Lucie Blackman—tall, blond, twenty-one years old—stepped out into the vastness of Tokyo in the summer of 2000 and disappeared. The following winter, her dismembered remains were found buried in a seaside cave. The seven months in between had seen a massive search for the missing girl involving Japanese policemen, British private detectives, and Lucie’s desperate but bitterly divided parents. Had Lucie been abducted by a religious cult or snatched by human traffickers? Who was the mysterious man she had gone to meet? And what did her work as a hostess in the notorious Roppongi district of Tokyo really involve?
Richard Lloyd Parry, an award-winning foreign correspondent, followed the case from the beginning. Over the course of a decade, as the rest of the world forgot but the trial dragged on, he traveled to four continents to interview those connected with the story, assiduously followed the court proceedings, and won unique access to the Japanese detectives who investigated the case. Ultimately he earned the respect of the victim’s family and delved deep into the mind and background of the man accused of the crime—Joji Obara, described by the judge as “unprecedented and extremely evil.” The result is a book at once thrilling and revelatory.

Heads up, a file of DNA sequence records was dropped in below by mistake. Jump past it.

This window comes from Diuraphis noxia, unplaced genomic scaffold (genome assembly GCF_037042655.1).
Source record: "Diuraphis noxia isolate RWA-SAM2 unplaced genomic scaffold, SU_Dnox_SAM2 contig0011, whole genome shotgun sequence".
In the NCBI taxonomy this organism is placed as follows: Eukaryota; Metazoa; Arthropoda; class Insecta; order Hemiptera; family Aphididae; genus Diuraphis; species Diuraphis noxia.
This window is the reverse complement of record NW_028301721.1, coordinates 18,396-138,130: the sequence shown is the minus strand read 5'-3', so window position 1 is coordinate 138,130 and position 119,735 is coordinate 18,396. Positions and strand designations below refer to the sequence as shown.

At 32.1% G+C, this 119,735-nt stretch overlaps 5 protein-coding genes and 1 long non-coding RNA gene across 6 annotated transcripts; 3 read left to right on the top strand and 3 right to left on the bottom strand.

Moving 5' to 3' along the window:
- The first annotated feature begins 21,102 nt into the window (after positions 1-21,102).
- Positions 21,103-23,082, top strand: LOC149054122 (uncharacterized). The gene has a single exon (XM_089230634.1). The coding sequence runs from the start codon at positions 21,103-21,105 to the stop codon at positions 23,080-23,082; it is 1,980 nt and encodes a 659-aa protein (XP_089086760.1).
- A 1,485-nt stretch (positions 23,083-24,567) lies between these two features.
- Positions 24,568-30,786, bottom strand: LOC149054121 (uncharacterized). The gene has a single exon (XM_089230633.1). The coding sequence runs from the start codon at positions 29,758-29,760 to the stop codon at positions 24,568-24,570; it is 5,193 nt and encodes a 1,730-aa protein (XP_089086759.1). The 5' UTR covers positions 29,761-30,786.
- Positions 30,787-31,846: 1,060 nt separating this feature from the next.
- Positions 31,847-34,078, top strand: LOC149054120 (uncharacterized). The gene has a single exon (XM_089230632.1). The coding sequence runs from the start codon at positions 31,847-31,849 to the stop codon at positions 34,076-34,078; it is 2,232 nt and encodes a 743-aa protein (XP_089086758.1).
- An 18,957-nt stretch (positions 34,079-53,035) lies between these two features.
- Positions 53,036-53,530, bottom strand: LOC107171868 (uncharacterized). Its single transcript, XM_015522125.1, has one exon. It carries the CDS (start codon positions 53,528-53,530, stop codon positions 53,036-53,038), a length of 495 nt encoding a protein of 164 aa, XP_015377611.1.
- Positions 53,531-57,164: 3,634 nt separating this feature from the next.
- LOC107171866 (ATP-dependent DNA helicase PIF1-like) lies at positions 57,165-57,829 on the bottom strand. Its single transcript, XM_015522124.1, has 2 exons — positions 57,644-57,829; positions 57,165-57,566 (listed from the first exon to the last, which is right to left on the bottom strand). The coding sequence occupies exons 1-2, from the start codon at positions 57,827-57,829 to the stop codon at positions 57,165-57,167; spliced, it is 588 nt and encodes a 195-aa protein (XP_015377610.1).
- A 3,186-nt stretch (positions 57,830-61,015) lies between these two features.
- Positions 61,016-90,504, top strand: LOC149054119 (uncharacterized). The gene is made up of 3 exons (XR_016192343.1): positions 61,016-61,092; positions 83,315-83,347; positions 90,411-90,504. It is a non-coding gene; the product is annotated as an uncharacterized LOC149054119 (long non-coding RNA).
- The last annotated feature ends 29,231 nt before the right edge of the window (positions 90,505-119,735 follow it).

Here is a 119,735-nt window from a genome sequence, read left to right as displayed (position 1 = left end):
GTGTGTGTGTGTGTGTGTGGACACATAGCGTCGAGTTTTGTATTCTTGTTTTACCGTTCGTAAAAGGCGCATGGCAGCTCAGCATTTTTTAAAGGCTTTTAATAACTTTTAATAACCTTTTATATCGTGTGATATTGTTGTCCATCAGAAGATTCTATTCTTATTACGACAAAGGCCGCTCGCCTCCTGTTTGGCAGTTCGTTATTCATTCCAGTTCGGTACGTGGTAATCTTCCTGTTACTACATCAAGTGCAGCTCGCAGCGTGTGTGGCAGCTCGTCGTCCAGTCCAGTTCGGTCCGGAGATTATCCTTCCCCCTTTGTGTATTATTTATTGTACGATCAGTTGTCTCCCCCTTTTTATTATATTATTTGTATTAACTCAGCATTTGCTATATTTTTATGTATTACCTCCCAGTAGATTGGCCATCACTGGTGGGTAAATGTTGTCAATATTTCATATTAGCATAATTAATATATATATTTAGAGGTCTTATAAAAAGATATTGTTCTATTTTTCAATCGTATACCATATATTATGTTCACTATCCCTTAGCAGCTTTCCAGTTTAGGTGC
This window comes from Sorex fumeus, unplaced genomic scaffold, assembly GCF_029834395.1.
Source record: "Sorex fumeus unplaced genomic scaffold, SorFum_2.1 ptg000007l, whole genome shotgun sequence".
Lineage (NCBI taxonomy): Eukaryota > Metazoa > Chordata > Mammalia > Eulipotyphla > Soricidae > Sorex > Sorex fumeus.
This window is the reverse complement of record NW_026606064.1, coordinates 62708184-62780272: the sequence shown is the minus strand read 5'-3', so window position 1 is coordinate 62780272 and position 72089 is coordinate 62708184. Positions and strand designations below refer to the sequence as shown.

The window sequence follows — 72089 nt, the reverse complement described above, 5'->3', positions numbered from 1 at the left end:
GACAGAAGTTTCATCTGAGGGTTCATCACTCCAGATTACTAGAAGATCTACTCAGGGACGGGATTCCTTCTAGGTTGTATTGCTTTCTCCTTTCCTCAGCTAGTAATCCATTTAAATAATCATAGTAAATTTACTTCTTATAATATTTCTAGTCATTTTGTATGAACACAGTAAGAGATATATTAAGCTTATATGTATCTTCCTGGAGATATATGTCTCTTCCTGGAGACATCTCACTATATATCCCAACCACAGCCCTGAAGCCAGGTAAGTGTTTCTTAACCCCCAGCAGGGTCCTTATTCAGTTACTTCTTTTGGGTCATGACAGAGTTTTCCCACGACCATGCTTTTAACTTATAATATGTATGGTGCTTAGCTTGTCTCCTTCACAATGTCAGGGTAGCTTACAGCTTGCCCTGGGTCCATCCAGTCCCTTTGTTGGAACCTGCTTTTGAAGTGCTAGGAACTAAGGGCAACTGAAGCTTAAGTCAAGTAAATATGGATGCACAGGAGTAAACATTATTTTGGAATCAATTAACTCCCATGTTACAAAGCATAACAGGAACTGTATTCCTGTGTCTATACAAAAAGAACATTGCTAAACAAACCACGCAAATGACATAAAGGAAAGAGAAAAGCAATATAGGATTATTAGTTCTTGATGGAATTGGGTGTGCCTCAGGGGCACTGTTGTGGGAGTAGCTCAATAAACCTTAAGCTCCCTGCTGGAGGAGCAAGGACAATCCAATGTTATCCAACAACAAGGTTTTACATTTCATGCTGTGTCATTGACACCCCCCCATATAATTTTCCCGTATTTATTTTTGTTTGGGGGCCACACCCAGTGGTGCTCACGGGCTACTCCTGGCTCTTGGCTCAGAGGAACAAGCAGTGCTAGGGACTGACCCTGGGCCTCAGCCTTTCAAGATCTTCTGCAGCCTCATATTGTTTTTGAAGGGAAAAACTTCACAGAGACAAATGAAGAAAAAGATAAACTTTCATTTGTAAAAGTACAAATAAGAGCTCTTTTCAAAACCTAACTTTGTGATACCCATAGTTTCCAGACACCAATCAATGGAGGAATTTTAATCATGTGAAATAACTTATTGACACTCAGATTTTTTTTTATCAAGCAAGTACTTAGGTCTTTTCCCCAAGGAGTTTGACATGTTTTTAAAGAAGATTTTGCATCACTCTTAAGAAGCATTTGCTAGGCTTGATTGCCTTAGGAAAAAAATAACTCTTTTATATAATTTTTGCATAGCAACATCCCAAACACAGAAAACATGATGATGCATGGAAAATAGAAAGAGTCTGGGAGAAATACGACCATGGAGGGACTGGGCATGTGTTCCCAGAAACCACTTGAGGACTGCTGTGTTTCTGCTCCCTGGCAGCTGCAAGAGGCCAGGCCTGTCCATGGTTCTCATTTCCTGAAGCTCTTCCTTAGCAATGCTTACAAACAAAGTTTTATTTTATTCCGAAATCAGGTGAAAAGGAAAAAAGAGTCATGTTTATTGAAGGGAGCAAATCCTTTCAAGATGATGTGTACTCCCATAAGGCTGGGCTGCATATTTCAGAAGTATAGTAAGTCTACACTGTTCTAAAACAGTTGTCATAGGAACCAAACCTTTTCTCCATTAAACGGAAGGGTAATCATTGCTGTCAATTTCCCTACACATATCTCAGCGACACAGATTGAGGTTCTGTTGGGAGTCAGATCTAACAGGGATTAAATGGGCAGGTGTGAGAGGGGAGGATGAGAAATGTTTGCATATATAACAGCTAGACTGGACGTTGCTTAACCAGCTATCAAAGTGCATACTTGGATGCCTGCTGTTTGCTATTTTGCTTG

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Been into true crime for about a year now. This tops the list. This author is a journalist. He lives in Japan where this took place. Adept with the culture he presents what happened with the respect and awe of a people so different than Americans. That said, I've listened to the best. John E. Douglas and Roy Hazelwood, Ressler, Navarro, Kenda, Rule, Olsen and Olsen, as well as Jung and Freud... and none of those pull you into the human condition quite as well. But they all do. They all know their stuff. His other book, "The Ghosts of the Tsumani" is in the same vein, spellbounding. This isn't a review so much as my need to show this writer respect, and to express gratitude for this type of writing style. And to say Apple must have a True Crime section.